Jan 31, 2017
Seeing Clearly

Photo by Pechblaende via Wikimedia Commons

In women’s soccer, the act of heading the ball has been under scrutiny for increasing the chances of a player suffering a concussion. Of course, concussions occur in both men’s and women’s soccer, but current evidence involving high school players shows that females are being diagnosed more often than males.

In a 2013 article for Training & Conditioning, Maria Hutsick, MS, LAT, ATC, CSCS, Head Athletic Trainer at Medfield (Mass.) High School, describes seeing this phenomenon in her own experience. She noted that the small amount of head injuries that occurred on Medfield’s men’s team generally came from hitting the ground after being tripped by an opponent instead of from headers.

“I can’t say the same about the women’s team, which had several concussions due to repetitive heading of the ball,” Hutsick said. “One particular player who comes to mind was a midfielder known for her heading prowess. She began to have headaches, trouble in school, and a hard time comprehending information that she was learning in class. While she never had a specific concussion diagnosis, she eventually began showing signs and symptoms of post-concussion syndrome. She ended up having to take time off from the sport and was advised to avoid heading the ball when she returned.”

Although this discrepancy between male and female is a common occurrence, the reasoning behind it has been under recent investigation.

“While this is often attributed to gender differences in physical build or neck muscle strength, our study suggested that there might be other behaviors, such as field awareness, that are contributing factors that result in these higher concussion rates,” Joe Clark, PhD, Professor in the Department of Neurology and Rehabilitation Medicine at the University of Cincinnati College of Medicine, said in a UC Academic Health Center press release.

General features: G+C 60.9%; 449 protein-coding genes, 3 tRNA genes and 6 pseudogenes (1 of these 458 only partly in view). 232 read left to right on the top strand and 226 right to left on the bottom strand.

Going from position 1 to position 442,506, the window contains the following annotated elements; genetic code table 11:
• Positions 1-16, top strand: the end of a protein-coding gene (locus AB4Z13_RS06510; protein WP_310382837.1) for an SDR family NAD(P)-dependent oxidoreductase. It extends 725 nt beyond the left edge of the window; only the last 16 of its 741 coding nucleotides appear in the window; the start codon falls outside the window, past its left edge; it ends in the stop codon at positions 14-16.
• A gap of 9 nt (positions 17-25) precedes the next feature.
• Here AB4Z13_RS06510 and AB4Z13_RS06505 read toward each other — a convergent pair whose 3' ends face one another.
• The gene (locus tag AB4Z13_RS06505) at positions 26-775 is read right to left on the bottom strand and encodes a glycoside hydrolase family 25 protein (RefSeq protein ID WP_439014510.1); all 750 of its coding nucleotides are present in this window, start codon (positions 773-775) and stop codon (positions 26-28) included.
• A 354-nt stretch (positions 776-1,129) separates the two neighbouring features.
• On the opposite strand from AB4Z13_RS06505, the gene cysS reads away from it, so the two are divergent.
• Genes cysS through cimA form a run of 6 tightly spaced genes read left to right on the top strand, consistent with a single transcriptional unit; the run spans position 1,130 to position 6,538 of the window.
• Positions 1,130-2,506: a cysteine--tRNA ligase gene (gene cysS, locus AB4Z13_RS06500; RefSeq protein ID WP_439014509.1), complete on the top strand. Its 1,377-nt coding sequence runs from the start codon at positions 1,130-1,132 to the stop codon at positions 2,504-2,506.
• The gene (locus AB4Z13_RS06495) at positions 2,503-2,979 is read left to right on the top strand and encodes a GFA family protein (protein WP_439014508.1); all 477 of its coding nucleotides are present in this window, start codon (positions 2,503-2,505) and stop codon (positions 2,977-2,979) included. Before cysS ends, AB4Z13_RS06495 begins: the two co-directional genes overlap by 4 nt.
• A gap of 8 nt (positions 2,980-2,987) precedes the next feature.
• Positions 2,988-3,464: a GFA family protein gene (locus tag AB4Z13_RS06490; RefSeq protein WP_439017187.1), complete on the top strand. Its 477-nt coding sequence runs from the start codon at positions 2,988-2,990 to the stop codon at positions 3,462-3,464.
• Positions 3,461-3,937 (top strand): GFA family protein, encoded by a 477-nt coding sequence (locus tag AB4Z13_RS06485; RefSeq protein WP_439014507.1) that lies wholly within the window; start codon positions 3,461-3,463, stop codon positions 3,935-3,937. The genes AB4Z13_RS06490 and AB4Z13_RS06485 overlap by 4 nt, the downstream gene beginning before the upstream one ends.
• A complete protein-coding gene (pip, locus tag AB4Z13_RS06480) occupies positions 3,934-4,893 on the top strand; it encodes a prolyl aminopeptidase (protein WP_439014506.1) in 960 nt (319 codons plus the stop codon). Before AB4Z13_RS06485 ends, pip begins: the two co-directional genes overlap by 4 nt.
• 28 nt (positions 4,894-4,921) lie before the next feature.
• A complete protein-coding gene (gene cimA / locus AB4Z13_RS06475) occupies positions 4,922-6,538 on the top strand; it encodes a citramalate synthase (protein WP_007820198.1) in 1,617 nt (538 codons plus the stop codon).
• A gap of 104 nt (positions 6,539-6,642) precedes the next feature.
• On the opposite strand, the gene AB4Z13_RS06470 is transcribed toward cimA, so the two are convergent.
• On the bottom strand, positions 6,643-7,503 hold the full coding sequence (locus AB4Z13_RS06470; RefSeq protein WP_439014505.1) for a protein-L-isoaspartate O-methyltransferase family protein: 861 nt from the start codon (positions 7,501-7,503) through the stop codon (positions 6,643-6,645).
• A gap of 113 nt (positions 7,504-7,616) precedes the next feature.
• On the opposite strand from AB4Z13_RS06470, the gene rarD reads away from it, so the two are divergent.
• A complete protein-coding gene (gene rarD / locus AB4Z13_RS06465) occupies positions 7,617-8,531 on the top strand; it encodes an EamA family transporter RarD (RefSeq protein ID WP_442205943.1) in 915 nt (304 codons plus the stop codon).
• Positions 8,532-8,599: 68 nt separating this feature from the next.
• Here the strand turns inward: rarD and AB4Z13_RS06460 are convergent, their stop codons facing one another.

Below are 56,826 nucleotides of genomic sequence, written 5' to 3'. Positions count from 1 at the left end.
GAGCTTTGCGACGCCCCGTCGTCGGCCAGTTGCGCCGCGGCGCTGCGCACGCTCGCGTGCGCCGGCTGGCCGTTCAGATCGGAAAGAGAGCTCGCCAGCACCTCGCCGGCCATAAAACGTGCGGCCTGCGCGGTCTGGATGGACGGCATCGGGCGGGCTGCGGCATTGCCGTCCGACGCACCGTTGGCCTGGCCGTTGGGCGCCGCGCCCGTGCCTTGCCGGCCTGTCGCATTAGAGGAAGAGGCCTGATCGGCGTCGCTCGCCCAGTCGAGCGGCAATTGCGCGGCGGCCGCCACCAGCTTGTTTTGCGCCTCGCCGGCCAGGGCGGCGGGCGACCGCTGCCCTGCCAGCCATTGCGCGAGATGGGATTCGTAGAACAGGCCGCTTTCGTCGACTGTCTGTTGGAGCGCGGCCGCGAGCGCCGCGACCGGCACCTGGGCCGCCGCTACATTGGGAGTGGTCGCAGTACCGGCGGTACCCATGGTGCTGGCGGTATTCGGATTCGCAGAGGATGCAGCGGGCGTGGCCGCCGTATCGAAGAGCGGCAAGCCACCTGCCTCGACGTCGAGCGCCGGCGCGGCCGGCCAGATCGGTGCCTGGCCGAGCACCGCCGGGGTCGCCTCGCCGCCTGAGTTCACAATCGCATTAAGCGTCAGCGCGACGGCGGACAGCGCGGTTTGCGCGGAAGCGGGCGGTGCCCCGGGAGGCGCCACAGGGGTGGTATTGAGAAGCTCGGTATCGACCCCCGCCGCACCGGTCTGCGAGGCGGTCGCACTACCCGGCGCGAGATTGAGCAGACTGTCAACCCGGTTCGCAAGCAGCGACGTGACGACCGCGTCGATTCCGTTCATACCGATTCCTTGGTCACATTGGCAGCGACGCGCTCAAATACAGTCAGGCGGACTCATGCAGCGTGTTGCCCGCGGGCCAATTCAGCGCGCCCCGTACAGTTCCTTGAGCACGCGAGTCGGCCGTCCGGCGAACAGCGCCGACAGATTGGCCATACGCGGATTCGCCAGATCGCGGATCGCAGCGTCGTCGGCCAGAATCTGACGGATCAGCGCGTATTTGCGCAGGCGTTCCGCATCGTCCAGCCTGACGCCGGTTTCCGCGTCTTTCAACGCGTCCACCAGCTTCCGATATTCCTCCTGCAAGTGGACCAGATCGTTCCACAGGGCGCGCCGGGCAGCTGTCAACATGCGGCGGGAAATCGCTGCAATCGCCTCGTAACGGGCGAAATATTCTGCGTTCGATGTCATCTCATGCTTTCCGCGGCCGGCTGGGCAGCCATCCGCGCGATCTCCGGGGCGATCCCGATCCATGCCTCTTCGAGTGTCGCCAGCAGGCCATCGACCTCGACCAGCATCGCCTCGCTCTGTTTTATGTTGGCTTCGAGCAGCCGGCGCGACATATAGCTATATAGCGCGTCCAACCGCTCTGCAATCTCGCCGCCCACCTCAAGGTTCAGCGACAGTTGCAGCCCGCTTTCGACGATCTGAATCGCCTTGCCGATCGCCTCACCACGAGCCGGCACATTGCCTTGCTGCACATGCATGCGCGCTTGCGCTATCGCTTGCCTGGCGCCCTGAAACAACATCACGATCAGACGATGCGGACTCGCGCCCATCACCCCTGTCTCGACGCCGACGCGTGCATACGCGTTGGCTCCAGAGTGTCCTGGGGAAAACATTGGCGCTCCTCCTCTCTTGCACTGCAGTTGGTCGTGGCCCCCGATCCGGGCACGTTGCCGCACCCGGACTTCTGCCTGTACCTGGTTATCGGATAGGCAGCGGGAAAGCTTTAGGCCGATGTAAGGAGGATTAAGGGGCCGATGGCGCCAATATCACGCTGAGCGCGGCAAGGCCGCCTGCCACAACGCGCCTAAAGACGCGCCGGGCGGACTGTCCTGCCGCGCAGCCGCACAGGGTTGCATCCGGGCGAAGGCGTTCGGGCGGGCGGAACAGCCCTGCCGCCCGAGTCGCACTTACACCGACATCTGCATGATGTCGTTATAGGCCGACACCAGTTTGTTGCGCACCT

Dr. Clark and his fellow researchers conducted a study in which they studied pictures of soccer players heading the ball. They examined 100 images of both genders, with some pictures showing multiple athletes heading the ball at once. They found that with 170 females identified, 90.6 percent of them had their eyes closed while in the process of heading the ball. In contrast, only 76 percent of males had their eyes closed.

The correlation between closed eyes and heightened risk of concussion is too significant to be ignored, say the researchers. In order to lessen the injuries sustained through heading the ball, Dr. Clark offers a strategy for becoming more aware of one’s surroundings.

“In other studies, vision training has successfully reduced the rates of concussion in college football athletes; overall lack of visual awareness in a contact sport may increase the risks of concussion,” he says. “Therefore, vision training and better eye discipline may decrease concussion rates.”

Dr. Clark spends time working with high school and college-level athletes on a method known as “eye discipline.” This process helps players be more conscious of the ball and other players before a hit.

“The startle reflex, or blinking or closing one’s eyes upon a perceived risk, can be suppressed through training and coaching,” he says. “So it is possible that training to improve eye discipline and maintain control of ball handling may help mitigate concussions in soccer players heading the ball.”

To read more about how Dr. Clark has used vision training to increase safety and improve performance in Cincinnati athletes, check out this article from the May/June 2016 issue of Training & Conditioning.

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